When you think of the type of cars most likely to get stolen, a family car like the Toyota Camry doesn’t usually come to mind.
But the fact is that the Camry has been at or near the top of most-stolen vehicles for quite some time and is again for 2009, according to a new report from the National Highway Traffic Safety Administration (NHTSA).
The data from 2009 is interesting, if not a little disconcerting. From a family vehicle perspective, the 2009 Toyota Camry/Solara, with 781 stolen in 2009, out of a total of 447,882 built, has a theft rate of 1.74 per 1,000 vehicles. So, while it was the most stolen vehicle in 2009, the Camry actually ranks number 50 on the list when ranked by theft rate.
Number one on the list is the 2009 Audi S8. As pointed out in TheCarConnection, just two of the 227 S8s built that year were stolen, but the theft rate is 8.81.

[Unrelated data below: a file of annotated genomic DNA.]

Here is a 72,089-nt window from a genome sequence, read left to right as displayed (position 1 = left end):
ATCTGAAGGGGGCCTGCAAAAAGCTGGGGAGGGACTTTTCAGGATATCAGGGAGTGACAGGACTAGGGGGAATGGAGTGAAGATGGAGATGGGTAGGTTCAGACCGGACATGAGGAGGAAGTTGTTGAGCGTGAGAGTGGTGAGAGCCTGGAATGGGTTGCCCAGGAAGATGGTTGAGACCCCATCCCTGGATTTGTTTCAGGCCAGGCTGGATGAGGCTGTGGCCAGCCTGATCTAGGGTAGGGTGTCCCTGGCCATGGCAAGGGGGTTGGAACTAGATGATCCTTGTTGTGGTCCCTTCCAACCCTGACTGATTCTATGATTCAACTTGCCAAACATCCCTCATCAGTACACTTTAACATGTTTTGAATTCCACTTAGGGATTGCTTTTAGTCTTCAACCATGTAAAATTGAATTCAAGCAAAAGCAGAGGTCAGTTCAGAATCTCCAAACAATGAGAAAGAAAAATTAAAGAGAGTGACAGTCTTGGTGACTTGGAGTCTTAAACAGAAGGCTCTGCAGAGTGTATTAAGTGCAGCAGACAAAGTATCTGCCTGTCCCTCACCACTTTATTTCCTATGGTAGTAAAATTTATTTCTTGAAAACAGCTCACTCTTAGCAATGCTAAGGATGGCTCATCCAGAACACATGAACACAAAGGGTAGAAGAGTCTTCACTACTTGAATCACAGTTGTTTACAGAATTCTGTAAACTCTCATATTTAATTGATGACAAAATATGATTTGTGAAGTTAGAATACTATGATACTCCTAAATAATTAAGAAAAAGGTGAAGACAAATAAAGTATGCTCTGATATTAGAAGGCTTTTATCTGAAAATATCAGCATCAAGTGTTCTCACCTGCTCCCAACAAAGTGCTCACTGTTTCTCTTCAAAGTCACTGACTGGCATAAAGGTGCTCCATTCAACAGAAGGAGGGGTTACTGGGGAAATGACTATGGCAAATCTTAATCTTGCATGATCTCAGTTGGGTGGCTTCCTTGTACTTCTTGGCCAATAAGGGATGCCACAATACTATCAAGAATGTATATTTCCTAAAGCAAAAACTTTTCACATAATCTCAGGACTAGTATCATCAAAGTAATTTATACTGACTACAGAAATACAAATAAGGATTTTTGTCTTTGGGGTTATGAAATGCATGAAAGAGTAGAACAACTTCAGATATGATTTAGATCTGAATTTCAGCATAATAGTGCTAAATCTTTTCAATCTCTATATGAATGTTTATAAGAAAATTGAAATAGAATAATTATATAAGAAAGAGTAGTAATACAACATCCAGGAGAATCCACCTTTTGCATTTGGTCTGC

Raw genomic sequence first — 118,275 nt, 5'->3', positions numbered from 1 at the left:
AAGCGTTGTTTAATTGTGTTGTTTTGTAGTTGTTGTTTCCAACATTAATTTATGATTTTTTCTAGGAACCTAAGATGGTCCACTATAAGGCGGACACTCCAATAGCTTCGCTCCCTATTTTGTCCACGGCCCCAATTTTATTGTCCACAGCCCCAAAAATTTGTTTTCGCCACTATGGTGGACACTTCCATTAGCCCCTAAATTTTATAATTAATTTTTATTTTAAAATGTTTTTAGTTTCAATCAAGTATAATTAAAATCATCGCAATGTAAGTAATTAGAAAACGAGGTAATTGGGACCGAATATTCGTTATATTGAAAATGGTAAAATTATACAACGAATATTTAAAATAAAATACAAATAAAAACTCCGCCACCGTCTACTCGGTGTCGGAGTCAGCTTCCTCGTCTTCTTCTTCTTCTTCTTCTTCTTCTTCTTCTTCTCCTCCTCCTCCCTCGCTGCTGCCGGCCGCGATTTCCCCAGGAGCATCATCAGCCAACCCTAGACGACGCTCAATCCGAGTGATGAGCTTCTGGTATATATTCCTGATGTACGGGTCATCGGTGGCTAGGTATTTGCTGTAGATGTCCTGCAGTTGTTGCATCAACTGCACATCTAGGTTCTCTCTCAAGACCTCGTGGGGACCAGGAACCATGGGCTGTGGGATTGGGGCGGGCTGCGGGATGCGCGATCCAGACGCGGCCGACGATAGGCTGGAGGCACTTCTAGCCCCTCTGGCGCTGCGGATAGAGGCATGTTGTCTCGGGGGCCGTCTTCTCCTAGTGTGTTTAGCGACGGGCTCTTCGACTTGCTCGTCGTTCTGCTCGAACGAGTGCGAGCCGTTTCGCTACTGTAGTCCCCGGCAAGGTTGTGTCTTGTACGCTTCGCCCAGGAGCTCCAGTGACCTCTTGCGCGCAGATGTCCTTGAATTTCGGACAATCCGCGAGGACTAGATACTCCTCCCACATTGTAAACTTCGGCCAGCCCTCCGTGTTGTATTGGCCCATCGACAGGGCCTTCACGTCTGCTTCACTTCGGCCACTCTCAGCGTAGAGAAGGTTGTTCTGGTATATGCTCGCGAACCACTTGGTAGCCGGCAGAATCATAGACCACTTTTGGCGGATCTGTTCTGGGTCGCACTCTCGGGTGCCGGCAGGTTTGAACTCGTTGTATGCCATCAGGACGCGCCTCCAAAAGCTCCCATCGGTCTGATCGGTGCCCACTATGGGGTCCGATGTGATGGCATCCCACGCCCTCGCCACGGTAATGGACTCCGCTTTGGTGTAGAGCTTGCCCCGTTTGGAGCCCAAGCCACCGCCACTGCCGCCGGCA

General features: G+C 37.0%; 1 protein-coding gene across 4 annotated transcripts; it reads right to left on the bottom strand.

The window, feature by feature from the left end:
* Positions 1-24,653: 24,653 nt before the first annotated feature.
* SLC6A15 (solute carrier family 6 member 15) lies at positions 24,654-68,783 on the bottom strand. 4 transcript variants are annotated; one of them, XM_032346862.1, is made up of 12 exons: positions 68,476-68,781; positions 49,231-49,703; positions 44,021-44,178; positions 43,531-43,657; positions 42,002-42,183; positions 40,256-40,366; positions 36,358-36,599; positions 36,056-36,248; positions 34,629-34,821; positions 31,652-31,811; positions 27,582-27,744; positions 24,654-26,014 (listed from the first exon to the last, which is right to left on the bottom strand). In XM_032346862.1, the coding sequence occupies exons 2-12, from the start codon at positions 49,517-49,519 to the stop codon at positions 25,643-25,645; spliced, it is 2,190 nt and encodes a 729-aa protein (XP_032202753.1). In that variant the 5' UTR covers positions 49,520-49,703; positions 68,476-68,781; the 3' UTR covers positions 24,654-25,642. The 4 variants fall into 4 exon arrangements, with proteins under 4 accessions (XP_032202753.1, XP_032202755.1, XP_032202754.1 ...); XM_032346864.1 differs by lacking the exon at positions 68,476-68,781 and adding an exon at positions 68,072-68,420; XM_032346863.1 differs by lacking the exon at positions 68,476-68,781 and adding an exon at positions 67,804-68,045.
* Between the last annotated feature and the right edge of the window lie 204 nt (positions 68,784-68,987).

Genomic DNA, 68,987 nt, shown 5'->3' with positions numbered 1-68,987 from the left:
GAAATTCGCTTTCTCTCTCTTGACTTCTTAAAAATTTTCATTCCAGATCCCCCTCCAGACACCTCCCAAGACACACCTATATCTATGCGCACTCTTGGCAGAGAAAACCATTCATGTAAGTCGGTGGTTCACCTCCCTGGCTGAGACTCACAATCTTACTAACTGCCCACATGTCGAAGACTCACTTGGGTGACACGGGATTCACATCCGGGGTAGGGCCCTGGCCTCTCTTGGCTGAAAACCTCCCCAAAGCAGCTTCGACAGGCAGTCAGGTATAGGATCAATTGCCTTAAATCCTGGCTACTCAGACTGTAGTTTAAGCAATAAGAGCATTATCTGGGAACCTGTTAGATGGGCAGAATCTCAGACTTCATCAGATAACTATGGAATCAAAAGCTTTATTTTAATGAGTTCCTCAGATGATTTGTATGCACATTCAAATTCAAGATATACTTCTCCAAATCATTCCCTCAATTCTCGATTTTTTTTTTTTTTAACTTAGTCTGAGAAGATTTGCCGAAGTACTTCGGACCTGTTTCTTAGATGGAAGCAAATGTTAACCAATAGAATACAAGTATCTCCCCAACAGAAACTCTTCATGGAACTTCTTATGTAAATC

Other family cars on the most-stolen list in 2009, ranked by total numbers stolen, include:
- 2009 Toyota Corolla – 632 stolen, 363,5115 built, 1.74 theft rate
- 2009 Chevrolet Impala – 499 stolen, 183,769 built, 2.72 theft rate
- 2009 Dodge Charger – 432 stolen, 66,856 built, 6.46 theft rate
- 2009 Chevrolet Malibu – 413 stolen, 176,813 built, 2.34 theft rate
- 2009 Nissan Altima – 410 stolen, 228,101 built, 1.79 theft rate
Lower on the total number stolen list are the 2009 Honda Accord with 297 stolen out of 315,205 built (0.94 theft rate) and the 2009 Honda Civic with 218 stolen out of 278,426 built (theft rate of 0.78). At number 194 on the list was the now-discontinued 2009 Mercury Mariner, posting just two thefts out of 25,682 built that year, a theft rate of 0.08.
We should point out that, overall, the number of vehicles stolen is decreasing. In 2009, it was 1.33 vehicles stolen per 1,000. In 2008, it was 1.69 thefts per 1,000 vehicles, a decrease of 21.3 percent. The NHTSA attributes the drop to “increased use of anti-theft devices (i.e. immobilizers), vehicle parts marking, increased and improved prosecution efforts by law enforcement organizations and increased public awareness measures.”